Braulio (or Brauli)
Braulio (Or Brauli)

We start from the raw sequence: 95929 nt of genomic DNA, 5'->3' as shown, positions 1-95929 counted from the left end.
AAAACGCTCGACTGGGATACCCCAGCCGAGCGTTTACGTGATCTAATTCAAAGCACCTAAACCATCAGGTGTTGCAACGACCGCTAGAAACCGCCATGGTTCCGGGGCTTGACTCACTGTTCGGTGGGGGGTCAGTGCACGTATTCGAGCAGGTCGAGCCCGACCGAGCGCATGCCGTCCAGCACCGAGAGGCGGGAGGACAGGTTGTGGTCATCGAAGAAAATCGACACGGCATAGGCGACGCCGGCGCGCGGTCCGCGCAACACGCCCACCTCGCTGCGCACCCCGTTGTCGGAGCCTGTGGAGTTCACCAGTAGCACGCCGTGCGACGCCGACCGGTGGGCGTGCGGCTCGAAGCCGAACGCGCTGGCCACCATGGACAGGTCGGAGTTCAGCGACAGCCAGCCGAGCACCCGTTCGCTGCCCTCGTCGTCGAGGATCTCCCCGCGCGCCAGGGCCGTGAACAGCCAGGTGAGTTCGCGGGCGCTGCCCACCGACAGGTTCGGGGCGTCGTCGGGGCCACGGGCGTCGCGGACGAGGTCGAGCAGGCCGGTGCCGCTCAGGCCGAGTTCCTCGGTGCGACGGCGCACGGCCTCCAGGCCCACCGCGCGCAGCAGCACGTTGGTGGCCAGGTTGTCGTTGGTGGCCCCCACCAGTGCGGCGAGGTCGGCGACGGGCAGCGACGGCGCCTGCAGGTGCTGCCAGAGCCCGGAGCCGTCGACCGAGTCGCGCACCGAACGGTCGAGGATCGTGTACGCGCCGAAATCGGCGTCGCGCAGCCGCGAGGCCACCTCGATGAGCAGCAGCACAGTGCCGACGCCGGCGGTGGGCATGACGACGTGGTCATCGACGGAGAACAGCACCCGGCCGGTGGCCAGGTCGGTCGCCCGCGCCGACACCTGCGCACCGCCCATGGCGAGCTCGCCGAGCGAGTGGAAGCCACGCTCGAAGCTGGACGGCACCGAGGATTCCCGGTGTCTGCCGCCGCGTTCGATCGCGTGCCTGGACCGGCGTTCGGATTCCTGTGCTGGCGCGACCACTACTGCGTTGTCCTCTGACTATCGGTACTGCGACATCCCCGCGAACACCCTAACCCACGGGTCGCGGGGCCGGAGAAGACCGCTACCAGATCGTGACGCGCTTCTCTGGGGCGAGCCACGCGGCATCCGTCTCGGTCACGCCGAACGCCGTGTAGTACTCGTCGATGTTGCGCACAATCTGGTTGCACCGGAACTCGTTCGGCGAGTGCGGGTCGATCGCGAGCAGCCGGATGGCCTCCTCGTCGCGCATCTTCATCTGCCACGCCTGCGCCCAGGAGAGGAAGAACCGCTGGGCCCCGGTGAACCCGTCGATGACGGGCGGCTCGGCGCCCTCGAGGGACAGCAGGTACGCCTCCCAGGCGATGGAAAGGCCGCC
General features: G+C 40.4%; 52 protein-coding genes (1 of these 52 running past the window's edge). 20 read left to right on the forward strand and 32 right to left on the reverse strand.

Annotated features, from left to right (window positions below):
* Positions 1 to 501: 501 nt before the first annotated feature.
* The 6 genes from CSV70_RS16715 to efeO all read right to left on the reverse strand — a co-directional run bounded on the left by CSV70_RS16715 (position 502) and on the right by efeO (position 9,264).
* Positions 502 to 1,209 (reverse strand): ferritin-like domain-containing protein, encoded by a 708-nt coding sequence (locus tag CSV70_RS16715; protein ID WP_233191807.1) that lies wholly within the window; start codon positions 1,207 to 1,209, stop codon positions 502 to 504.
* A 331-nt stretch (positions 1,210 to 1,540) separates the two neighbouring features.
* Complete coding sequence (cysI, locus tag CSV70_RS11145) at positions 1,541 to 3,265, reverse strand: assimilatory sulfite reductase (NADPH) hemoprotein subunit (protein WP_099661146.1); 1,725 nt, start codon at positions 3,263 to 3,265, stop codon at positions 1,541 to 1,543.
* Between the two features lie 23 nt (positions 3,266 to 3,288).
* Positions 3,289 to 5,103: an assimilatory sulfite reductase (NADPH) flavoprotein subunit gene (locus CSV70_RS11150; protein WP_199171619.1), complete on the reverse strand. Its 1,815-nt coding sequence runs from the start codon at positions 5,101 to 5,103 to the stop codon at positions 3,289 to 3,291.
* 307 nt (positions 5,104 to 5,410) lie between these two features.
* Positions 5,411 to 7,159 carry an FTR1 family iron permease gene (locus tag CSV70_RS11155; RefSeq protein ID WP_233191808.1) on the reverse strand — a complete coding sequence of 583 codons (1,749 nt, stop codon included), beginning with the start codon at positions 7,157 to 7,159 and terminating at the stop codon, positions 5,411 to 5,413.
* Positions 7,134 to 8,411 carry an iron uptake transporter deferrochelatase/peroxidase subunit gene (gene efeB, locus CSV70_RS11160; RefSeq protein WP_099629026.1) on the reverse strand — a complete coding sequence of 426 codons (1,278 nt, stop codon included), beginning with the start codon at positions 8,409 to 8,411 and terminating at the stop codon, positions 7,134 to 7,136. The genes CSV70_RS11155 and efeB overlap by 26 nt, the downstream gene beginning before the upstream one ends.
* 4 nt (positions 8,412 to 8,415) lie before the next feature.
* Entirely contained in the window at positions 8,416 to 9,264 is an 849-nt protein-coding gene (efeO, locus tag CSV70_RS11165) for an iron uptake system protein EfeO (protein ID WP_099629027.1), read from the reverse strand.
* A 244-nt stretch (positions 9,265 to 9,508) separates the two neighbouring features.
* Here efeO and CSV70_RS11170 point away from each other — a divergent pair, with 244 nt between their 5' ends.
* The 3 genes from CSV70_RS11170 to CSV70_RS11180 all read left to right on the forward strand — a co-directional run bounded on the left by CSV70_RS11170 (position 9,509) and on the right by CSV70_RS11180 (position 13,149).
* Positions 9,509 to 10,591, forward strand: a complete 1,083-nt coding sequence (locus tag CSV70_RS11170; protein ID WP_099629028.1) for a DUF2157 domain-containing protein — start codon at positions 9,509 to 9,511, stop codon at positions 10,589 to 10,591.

a Spanish prelate, succeeded his brother John as bishop of Saragossa in 627, having previously been archdeacon. He was present at the councils of Toledo in 633, 636, and 638, and died in 646. He was one of the most learned men of the age, to whom Spain was largely indebted for the revival of the study of the Scriptures and classical literature, as well as for the reformation of ecclesiastical discipline. It was owing to his persevering importunity that Isidore commenced his great work, De Etymologiis, the incomplete manuscript of which was placed, at Isidore's death, in Brauilios's hands to arrange, and was by him published in its present form; Braulis took part in the fourth, fifth, and sixth councils of Toledo, drawing up the canons of the last. He also (drew up, in the name of those there assembled, a letter to Honorius I, refuting the calumnies brought against them. His voluminous correspondence includes, letters between him and the kings Chindesvinthus and Recesvinthus, and, the bishops and presbyters of Spain and Gallia Narbonensis. He left also a Life of St. AEmilianus: — an Iambic Hymn, in honor of the same saint: — and Acta de Martyribus Caesaraugust. (Mignie, Patrol. lxxx, 639-720). See Cave, 1:579; Idlefons, de Vir. III. 12; Mabillon, Saec. Bened. 1:205; Smith, Dict. of Christ. Biog. s.v.; Landon, Eccles. Dict. s.v.; Hoefer, Nouv. Biog. Generale, s.v.